Ukrainian activists have saved a modernist landmark in central Kyiv that had been earmarked for destruction by developers.
Demolition began on the Flowers of Ukraine building on Monday 12 July, with bulldozers tearing down the building’s atrium. Activists stormed the site just hours later, blocking construction vehicles and announcing an around-the-clock occupation.
Less than 24 hours later, officials ordered the demolition to a halt. Ukraine’s Ministry of Culture has since ordered an investigation into the company behind the work, announcing that developers had not been given permission to carry out construction work in Kyiv’s protected “historic area”.
Erected between 1980 and 1985 by architect Mykola Levchuk, the Flowers of Ukraine building was designed to host both a flower market and a floristry school. The building was noted by architects for its terraced facade covered in grapevine leaves, and its large windows illuminating the atrium.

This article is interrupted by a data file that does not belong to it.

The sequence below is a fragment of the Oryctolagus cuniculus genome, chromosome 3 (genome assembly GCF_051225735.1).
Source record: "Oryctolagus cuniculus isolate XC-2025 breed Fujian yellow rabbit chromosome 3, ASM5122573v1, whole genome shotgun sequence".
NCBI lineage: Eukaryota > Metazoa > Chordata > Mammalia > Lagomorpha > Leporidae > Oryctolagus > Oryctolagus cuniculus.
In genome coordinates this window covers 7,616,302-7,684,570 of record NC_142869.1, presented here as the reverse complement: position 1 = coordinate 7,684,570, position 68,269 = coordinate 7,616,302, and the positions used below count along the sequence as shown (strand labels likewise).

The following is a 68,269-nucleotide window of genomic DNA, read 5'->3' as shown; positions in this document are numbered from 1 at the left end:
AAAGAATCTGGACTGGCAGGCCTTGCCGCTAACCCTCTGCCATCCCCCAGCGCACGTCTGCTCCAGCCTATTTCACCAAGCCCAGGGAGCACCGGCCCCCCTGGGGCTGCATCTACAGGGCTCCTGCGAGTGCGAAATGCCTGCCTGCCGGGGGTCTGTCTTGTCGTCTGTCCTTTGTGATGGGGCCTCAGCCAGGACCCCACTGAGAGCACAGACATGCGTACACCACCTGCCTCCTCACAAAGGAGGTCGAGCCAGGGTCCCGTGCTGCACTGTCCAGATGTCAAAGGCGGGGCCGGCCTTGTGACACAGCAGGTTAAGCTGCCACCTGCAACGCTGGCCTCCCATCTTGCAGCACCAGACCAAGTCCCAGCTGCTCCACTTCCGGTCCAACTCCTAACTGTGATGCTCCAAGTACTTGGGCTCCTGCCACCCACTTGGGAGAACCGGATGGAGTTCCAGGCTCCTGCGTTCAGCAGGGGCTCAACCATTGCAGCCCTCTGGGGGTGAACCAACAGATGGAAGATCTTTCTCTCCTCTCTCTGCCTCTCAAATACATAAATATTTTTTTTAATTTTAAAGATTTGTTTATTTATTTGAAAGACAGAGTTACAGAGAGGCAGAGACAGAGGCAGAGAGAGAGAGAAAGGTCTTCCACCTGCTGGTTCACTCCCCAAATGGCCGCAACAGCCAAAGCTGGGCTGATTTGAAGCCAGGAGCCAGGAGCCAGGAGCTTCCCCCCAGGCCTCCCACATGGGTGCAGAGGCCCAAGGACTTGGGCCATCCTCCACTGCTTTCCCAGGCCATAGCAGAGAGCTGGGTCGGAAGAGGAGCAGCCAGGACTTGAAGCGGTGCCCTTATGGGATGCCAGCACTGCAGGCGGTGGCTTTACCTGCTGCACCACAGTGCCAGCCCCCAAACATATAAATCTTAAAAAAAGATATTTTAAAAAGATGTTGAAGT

For the past two decades, the building had been leased to small businesses, until it was acquired by a real estate developer called PrJSC Flowers of Ukraine. The company announced plans to raze the site to build a co-working space, sparking the ire of conservationists.
The decision prompted the “Save Flowers of Ukraine” campaign, whose members petitioned the Ministry of Culture to protect the building as a heritage site. But despite the involvement of prominent cultural figures — including Ukrainian Culture Minister Oleksandr Tkachenko, who wrote an impassioned Facebook post for the building’s preservation — previous attempts to save the structure had been unsuccessful.
“We will return to round-the-clock surveillance if the problem escalates,” the activist group wrote on Instagram. “But now our fight is moving to the legal plane.”